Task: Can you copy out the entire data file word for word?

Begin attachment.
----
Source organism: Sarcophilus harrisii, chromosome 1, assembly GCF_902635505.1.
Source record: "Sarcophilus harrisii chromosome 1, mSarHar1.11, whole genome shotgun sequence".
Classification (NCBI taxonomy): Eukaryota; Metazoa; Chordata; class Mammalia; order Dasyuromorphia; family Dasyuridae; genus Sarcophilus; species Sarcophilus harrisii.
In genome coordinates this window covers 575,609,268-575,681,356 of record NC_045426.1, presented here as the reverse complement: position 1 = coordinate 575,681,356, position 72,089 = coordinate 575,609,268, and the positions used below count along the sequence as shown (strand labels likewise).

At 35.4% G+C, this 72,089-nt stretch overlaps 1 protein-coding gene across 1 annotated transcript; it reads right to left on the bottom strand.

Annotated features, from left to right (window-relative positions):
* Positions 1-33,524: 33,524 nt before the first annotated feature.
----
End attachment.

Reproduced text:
Source organism: Sarcophilus harrisii, chromosome 1, assembly GCF_902635505.1.
Source record: "Sarcophilus harrisii chromosome 1, mSarHar1.11, whole genome shotgun sequence".
Classification (NCBI taxonomy): Eukaryota; Metazoa; Chordata; class Mammalia; order Dasyuromorphia; family Dasyuridae; genus Sarcophilus; species Sarcophilus harrisii.
In genome coordinates this window covers 575,609,268-575,681,356 of record NC_045426.1, presented here as the reverse complement: position 1 = coordinate 575,681,356, position 72,089 = coordinate 575,609,268, and the positions used below count along the sequence as shown (strand labels likewise).

At 35.4% G+C, this 72,089-nt stretch overlaps 1 protein-coding gene across 1 annotated transcript; it reads right to left on the bottom strand.

Annotated features, from left to right (window-relative positions):
* Positions 1-33,524: 33,524 nt before the first annotated feature.